SHS Today

  • King of the Mountain Wrestling Tournament October 26th and 27th.

  • Early release on Wednesday the 24th!

  • Want to join Cheerleading? Sign up in the office!

  • Parent/teacher conferences Thurs. Nov. 1 & Fri. 2. No school for students!

  • Interested in a mentorship? See Mrs. Ransom in the library office!

Chemistry Class Investigates Crime Lab

Meghan Mullaly, Staff Writer

Hang on for a minute...we're trying to find some more stories you might like.

Email This Story

At the end of April, seven chemistry students had the opportunity to visit and tour the Alaska State Crime Lab in Anchorage. Mrs. Brasher stated, “We were working on real life chemistry applications…visiting the crime lab was a way for students to see what job opportunities are in that field.” The group got an inside look at many of the rooms and processes completed in the labs.  

The tour began with a stop at the evidence locker. The crime lab receives many packages each day, both from the police and community members. Some packages are directly delivered through a side door, but many are received through the mail. While getting guns and drugs are more common, they also receive many peculiar items, such as a whole plane propeller and human body parts. The evidence is sorted appropriately and delivered to the proper labs within the building.

The next stop along the tour was all about firearms, including a smaller soundproof room with a short shooting range and water tank, both used for testing gunshots. The range was equipped with tunnels stuffed with bulletproof vest filling. These tunnels are made to both stop and recover the bullet. If the bullet doesn’t need to be recovered, it is shot into a block of rubber, made from old tires. Other equipment allowed guns to be fired without a human pulling the trigger. These are used if the weapon being tested is questionable. The water tank is also used for bullet recovery. The shooter places the gun into a tube and shoots directly into the water. The water slows the bullets, causing them to sink to the bottom, where they can easily be collected.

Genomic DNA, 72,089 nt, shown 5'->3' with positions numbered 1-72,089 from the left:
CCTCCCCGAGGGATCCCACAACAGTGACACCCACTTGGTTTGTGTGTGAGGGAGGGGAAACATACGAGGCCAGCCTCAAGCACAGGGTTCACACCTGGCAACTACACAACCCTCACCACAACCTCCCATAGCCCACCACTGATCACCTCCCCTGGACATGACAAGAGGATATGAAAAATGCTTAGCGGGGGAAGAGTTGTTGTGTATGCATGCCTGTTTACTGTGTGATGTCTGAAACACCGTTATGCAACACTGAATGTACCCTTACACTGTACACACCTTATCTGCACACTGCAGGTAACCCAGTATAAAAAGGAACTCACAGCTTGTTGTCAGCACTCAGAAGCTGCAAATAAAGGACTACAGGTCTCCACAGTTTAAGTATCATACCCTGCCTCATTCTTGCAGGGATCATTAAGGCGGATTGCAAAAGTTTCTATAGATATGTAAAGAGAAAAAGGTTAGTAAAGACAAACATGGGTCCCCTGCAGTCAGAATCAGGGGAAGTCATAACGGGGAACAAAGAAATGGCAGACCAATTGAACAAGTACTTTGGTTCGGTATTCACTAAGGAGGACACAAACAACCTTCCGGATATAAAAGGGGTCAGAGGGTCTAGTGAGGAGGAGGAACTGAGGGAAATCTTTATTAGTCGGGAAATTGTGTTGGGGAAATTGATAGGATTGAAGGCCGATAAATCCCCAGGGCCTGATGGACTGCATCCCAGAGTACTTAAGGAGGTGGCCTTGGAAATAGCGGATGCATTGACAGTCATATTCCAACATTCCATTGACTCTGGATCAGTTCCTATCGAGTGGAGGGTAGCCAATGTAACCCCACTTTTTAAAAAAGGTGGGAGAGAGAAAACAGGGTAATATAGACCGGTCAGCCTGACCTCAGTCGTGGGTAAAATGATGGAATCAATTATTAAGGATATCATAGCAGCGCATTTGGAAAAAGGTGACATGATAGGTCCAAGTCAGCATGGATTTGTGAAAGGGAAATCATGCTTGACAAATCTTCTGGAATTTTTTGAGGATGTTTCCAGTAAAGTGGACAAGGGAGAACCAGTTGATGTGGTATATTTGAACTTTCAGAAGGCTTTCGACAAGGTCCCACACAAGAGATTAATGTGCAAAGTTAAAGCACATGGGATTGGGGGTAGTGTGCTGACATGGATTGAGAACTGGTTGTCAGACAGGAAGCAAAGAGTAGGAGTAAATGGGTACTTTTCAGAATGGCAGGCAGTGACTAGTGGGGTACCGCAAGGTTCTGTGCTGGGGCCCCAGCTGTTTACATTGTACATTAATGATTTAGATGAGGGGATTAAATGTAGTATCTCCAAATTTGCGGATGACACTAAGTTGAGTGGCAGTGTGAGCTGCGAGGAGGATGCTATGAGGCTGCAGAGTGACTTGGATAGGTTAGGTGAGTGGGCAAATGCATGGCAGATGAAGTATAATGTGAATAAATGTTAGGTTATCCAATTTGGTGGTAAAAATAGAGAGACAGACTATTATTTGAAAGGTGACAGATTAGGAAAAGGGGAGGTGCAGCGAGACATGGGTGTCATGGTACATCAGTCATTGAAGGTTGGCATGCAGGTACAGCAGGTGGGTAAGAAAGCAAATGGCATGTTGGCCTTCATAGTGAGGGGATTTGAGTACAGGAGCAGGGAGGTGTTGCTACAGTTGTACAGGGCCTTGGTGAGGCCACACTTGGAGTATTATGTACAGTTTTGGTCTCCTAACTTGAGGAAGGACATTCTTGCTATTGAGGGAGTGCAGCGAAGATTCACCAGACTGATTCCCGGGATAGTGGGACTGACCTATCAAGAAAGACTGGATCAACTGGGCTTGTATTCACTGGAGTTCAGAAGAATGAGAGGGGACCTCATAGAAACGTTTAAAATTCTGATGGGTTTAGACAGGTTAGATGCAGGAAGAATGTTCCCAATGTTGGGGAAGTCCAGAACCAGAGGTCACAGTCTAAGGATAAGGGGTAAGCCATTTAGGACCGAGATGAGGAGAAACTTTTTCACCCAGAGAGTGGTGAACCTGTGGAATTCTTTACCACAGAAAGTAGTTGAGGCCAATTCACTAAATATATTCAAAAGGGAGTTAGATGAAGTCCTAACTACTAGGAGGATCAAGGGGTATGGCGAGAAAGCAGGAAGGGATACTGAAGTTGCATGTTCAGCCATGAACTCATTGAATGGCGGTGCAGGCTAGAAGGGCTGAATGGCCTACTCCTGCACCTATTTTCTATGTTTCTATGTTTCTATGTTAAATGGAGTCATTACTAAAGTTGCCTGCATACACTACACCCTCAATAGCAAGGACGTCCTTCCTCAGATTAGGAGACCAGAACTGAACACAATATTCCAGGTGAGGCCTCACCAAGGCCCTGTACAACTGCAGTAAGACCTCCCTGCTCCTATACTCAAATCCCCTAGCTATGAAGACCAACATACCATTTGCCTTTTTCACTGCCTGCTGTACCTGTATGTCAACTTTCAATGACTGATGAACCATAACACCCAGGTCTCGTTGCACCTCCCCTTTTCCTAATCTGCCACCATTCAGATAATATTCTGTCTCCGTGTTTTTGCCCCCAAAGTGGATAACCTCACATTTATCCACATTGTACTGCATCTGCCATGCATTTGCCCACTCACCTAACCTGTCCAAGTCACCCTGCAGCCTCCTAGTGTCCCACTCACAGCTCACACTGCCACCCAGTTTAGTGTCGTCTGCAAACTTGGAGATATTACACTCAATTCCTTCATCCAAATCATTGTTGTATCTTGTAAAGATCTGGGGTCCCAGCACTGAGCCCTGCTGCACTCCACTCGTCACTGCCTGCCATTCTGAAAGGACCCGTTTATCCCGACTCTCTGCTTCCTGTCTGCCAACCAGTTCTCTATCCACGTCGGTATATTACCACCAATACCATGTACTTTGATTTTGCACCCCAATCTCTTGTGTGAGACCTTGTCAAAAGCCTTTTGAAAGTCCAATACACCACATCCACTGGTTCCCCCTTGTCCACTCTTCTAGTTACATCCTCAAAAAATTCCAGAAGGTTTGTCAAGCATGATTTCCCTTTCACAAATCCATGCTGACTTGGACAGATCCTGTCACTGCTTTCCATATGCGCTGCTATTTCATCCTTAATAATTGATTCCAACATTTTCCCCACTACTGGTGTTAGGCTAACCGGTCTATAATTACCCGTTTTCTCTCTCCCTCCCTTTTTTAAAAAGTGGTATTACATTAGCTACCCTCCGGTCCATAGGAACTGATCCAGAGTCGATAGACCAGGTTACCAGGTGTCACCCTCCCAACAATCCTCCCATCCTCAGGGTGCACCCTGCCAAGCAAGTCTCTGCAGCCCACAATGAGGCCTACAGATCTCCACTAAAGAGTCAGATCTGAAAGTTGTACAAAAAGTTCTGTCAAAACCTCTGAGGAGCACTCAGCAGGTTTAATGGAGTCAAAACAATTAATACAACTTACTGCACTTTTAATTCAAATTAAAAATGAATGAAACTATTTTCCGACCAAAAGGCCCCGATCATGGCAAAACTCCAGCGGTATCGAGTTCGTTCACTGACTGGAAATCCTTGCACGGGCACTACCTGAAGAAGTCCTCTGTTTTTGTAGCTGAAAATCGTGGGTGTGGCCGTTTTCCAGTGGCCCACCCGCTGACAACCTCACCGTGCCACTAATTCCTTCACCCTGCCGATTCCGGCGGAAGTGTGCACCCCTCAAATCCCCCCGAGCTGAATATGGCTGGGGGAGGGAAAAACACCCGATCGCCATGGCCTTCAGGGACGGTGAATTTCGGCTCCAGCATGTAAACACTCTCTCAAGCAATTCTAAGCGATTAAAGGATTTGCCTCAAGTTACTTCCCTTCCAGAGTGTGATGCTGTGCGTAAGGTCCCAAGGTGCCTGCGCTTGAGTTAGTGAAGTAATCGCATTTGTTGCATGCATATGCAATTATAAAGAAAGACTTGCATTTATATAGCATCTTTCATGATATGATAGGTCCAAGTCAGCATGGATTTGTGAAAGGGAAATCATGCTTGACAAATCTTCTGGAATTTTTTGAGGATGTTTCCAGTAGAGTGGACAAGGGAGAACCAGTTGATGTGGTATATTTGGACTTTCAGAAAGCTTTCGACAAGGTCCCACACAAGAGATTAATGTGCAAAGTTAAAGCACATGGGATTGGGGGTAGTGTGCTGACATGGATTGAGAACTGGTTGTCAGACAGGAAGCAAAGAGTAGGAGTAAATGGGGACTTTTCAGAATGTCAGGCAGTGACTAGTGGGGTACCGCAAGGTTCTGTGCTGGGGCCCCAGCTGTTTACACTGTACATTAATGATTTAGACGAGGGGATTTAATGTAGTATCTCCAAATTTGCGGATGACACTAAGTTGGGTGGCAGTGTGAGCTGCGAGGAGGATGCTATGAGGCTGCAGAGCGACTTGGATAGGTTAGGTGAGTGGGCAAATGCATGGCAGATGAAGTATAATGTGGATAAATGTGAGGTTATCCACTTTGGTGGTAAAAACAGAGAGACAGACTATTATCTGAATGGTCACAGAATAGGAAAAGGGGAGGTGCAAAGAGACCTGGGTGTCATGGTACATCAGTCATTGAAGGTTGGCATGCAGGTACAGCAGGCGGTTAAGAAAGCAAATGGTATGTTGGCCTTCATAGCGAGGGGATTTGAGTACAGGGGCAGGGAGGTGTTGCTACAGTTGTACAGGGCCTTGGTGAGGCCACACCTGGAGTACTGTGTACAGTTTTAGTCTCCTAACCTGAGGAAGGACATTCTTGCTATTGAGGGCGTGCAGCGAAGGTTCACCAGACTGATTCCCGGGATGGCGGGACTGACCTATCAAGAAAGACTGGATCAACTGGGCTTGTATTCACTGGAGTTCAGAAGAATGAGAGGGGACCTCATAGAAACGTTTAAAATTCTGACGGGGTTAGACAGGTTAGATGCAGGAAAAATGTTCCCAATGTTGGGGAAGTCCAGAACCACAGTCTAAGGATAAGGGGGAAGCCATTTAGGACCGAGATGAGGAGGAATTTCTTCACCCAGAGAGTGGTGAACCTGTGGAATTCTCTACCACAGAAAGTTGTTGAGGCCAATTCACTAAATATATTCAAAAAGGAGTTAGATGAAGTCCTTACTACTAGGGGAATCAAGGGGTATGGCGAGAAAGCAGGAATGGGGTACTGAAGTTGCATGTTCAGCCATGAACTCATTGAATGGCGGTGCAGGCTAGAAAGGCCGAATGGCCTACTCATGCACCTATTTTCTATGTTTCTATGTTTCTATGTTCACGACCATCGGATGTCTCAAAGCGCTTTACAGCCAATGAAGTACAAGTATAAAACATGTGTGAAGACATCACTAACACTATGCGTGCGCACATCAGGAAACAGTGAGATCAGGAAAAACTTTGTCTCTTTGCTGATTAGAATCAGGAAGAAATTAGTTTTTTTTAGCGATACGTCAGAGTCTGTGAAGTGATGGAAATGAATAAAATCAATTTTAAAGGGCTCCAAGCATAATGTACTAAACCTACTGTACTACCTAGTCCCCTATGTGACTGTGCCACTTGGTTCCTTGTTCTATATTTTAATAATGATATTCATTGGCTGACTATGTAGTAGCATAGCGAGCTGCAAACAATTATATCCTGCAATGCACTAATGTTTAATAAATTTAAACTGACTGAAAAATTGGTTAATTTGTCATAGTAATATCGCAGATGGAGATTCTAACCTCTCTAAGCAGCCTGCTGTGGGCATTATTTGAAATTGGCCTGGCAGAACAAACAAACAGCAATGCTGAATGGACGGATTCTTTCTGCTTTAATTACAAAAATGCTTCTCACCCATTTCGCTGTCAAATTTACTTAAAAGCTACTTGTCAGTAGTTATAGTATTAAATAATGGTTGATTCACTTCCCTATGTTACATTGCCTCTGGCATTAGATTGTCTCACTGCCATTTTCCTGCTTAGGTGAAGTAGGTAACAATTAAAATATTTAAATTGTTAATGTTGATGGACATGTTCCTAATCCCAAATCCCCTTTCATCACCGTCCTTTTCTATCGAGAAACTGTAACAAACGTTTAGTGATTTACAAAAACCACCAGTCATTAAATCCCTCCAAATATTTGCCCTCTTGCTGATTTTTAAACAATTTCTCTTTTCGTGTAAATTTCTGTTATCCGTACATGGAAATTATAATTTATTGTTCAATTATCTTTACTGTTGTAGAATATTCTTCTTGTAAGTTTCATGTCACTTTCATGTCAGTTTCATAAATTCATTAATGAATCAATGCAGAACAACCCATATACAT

Outside the soundproof room, the rest of the firearm department has to do with bullet identification and Alaska’s fish and game management. As a bullet leaves a gun, the barrel creates grooves along the bullet casing. By using microscopes, scientists are able to match suspected guns directly to bullets found at crime scenes.

The crime lab has a ginormous gun locker to hold hundreds of guns, some over 50 years old. These are also used for identification. This room investigates illegal actions dealing with fishing and hunting, as well. If an animal is shot illegally, it is the crime lab’s job to prove why. Sometimes the animal is pregnant, or sometimes it was killed too young or out of season. Many times the antlers or horns of the animal can help them determine this.